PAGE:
NYC Congestion Pricing Gets Through Final Hurdle Despite Outcry of Opposition

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Congestion pricing in New York City, aimed at reducing car traffic and increasing the use of mass transit, has passed through its final federal hurdle. According to DNYUZ, the toll will charge drivers a fee for entering Manhattan south of 60th street, in one of the busiest commercial districts. Tolling could begin as soon as the spring of 2024. While for some climate and “equity” activists the program couldn’t come soon enough, everyone else is not looking forward to the toll amid concerns that it would negatively impact businesses. 

Although a fee has not yet been set, one report released last August showed that one proposal being reviewed would charge $23 for a rush-hour trip into Midtown and $17 during off-peak hours. The congestion pricing is projected to generate $1 billion annually for the Metropolitan Transportation Authority (M.T.A.). The money is supposed to fund capital projects, such as building new elevators in subways and modernizing signals, rather than operating costs.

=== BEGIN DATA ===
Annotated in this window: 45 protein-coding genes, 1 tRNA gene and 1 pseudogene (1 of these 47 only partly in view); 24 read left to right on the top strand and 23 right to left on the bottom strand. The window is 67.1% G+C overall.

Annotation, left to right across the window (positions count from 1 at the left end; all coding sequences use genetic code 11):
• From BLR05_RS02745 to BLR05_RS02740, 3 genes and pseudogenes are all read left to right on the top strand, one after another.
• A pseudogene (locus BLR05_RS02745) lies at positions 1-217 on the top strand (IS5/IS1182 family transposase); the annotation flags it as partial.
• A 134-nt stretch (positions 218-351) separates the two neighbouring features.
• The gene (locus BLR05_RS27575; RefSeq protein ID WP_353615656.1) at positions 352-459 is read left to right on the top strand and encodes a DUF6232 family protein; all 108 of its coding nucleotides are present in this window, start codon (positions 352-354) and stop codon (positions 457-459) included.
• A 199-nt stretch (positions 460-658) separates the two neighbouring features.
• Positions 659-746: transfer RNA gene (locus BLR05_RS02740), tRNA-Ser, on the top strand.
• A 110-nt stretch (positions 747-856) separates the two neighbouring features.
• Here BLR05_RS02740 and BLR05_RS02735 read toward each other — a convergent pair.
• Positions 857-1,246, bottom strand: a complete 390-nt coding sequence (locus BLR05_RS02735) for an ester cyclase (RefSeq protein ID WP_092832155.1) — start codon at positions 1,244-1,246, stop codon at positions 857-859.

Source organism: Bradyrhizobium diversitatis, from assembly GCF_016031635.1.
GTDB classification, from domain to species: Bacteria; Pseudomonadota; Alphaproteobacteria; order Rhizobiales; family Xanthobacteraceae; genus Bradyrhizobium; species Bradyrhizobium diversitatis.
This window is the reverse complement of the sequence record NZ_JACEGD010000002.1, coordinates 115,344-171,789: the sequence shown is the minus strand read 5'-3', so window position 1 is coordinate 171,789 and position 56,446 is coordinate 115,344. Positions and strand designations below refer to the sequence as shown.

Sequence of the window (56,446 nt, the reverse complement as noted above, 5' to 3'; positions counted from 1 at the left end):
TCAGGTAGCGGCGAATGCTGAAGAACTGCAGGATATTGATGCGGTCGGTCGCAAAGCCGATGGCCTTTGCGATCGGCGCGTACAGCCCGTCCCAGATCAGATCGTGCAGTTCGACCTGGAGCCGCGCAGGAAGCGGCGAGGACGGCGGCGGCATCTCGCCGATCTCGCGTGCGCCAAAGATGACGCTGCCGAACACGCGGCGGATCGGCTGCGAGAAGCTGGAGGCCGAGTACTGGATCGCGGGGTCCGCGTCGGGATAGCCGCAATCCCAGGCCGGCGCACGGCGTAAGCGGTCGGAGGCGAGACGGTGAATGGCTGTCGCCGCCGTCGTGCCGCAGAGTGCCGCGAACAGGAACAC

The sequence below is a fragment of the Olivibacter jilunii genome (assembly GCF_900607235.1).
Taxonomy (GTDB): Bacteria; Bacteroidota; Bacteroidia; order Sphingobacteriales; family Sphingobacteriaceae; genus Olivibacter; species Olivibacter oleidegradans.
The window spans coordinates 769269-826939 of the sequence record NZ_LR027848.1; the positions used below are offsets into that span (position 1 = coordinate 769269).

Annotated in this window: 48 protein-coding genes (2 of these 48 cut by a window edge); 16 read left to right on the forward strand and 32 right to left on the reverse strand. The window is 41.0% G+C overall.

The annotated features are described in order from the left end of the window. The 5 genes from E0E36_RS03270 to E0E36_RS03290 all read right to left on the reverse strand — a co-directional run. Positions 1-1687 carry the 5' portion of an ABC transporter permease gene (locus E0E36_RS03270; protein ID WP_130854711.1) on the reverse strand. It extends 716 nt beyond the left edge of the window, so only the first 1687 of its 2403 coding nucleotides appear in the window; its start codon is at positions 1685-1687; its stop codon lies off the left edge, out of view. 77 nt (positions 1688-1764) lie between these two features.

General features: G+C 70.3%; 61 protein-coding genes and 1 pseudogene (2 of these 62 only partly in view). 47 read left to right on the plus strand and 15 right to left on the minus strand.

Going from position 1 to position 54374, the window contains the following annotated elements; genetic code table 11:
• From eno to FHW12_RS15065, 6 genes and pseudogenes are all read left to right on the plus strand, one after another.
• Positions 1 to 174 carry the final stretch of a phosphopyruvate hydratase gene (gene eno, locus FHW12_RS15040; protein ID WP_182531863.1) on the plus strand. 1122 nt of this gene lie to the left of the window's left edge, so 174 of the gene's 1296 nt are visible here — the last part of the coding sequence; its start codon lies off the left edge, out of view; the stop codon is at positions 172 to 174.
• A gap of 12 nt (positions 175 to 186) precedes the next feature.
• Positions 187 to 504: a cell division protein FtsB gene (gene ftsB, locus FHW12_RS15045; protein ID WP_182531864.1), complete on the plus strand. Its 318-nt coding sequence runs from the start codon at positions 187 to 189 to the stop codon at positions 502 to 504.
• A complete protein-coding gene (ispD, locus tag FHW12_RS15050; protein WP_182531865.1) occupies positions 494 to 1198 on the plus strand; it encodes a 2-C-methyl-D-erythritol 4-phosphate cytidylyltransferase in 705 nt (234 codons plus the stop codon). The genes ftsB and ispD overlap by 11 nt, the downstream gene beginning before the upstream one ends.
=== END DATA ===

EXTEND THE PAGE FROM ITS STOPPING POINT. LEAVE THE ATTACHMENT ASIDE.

Those who support the toll believe it will make New York more “equitable” as those who could afford to pay the toll will continue driving while those who cannot will use the improved mass transit. Renae Reynolds, the executive director of the Tri-State Transportation Campaign, “a nonprofit dedicated to improving public transportation,” claimed that the toll will improve New Yorkers’ quality of life because it will improve air quality and help meet “climate goals.” 

Still, an outcry of opposition is letting the transportation authorities know that the toll does not have the support of all New Yorkers. Taxi drivers and ride-share companies have expressed their concerns with the toll and the negative impact it will have on their business. With fare increases likely a result of the toll, taxis are worried that demand will decrease. Last week, a group of taxi and for-hire drivers protested outside of Governor Hochul’s office and sent a letter demanding an exemption from the toll.


Despite the outrage, congestion pricing appears to be moving forward. While New York City residents are asked to shell out even more money, in this case some are funding the loss of their freedom while being forced to use mass transit during a frightening time to do so as crime continues to plague New York City’s public transportation.

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